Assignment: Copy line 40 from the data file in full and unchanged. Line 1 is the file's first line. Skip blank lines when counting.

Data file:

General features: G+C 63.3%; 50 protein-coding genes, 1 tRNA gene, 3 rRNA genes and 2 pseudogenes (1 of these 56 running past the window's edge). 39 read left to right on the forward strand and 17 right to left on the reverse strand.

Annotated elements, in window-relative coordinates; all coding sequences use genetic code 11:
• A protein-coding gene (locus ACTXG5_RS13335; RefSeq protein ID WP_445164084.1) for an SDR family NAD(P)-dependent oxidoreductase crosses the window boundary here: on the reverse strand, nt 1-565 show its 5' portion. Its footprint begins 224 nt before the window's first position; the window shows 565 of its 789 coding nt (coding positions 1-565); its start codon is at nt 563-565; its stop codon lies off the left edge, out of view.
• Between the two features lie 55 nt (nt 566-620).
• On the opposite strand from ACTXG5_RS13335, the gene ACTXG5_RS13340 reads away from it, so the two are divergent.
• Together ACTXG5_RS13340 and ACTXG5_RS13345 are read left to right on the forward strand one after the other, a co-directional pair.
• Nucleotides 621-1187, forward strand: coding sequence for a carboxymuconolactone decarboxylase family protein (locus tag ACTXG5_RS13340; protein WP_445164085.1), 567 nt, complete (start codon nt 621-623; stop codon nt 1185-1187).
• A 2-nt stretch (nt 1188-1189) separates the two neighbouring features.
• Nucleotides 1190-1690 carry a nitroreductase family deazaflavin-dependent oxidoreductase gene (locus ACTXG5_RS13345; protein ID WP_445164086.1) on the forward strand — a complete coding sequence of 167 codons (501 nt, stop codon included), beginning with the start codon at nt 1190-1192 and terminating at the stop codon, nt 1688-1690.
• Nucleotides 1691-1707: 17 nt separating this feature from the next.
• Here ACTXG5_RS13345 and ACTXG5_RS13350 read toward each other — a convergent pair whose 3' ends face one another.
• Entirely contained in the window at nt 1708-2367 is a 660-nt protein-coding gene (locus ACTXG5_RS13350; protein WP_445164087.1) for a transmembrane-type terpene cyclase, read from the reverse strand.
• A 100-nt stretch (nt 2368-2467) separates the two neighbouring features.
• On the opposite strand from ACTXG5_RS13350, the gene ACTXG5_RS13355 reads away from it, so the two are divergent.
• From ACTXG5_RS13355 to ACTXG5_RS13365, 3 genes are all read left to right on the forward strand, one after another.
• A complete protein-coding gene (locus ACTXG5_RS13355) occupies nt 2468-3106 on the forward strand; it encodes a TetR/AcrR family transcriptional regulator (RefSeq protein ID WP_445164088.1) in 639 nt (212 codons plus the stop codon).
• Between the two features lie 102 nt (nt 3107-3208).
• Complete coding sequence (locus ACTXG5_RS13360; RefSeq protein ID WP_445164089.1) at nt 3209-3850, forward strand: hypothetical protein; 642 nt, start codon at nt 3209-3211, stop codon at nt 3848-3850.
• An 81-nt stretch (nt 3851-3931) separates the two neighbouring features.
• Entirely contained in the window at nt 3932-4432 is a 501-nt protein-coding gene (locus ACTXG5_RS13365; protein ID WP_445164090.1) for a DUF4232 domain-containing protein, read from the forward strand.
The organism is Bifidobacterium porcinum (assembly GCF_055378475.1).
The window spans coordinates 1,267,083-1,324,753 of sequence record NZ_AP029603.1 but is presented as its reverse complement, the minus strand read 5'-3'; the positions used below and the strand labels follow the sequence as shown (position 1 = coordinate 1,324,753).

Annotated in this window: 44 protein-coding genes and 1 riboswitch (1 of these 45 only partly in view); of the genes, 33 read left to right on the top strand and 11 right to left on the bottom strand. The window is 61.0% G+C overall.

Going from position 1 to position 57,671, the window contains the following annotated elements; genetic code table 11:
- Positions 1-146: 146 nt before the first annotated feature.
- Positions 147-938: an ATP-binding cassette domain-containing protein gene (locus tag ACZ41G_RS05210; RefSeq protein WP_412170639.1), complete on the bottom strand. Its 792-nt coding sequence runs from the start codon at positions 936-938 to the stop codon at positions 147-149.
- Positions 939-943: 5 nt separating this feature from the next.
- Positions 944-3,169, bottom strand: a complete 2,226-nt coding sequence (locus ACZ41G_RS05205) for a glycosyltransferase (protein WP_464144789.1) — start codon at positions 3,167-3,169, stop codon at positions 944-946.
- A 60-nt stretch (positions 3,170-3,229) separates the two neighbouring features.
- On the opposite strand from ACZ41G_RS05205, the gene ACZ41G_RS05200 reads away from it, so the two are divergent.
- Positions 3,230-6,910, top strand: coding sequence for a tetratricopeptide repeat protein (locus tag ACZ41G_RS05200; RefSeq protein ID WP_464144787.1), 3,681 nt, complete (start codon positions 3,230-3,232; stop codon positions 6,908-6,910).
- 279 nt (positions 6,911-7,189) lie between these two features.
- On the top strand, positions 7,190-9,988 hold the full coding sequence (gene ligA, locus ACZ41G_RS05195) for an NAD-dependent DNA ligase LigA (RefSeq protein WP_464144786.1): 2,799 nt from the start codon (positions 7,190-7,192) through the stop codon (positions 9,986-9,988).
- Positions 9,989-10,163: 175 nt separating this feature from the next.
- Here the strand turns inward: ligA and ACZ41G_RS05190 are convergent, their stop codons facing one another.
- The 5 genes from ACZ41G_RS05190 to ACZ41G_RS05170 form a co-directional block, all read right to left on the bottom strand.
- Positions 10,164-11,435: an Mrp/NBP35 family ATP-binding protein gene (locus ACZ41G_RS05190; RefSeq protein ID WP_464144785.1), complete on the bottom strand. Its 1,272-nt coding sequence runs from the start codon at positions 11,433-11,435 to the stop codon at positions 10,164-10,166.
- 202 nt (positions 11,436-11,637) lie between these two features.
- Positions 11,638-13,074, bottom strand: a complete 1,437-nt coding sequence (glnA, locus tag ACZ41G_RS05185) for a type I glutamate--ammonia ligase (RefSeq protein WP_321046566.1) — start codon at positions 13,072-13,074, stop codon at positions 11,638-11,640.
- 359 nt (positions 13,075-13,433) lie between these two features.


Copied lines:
- 359 nt (positions 13,075-13,433) lie between these two features.